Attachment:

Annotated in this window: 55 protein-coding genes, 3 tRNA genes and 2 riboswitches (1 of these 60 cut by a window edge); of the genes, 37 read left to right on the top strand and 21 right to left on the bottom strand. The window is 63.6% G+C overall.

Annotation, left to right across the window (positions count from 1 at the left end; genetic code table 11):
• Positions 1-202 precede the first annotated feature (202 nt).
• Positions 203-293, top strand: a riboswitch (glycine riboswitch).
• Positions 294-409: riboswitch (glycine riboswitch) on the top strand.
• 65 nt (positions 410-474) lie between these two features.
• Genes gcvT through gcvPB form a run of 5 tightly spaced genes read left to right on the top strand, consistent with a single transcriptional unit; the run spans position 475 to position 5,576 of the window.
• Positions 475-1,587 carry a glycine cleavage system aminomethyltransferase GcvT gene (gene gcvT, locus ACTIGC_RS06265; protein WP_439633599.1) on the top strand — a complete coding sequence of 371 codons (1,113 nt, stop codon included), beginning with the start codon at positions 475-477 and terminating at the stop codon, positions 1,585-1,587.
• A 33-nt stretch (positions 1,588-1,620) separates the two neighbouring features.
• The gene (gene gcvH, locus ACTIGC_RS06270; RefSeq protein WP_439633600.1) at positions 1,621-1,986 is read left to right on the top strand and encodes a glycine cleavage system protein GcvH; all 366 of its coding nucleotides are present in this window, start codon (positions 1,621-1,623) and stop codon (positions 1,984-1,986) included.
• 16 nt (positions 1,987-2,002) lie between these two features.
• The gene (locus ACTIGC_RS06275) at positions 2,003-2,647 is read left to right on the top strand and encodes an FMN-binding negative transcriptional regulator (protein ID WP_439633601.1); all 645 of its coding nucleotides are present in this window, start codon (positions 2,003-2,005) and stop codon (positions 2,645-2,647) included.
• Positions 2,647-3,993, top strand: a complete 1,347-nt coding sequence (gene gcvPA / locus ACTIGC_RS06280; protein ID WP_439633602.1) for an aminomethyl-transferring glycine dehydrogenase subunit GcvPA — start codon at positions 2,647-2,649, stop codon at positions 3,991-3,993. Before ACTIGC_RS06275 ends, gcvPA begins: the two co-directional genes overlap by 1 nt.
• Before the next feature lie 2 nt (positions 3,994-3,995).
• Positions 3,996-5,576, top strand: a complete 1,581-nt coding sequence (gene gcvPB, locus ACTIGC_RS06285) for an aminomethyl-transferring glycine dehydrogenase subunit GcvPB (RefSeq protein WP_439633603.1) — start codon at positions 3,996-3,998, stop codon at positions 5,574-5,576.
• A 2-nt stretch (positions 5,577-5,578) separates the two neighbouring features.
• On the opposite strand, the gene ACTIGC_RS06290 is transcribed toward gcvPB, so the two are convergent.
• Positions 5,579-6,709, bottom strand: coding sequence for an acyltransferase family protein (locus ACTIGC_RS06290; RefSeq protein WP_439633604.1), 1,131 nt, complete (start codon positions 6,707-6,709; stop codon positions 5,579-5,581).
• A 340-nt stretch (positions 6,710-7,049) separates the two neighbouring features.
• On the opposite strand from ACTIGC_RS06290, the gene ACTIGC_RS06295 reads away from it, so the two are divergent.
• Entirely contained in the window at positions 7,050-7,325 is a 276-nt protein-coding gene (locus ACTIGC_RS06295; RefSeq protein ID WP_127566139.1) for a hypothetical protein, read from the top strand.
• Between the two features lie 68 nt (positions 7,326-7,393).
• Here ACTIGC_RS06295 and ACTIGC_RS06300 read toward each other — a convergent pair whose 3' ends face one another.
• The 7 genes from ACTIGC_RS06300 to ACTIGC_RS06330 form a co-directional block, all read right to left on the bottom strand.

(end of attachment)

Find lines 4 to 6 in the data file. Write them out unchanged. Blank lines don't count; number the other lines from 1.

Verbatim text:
• Positions 203-293, top strand: a riboswitch (glycine riboswitch).
• Positions 294-409: riboswitch (glycine riboswitch) on the top strand.
• 65 nt (positions 410-474) lie between these two features.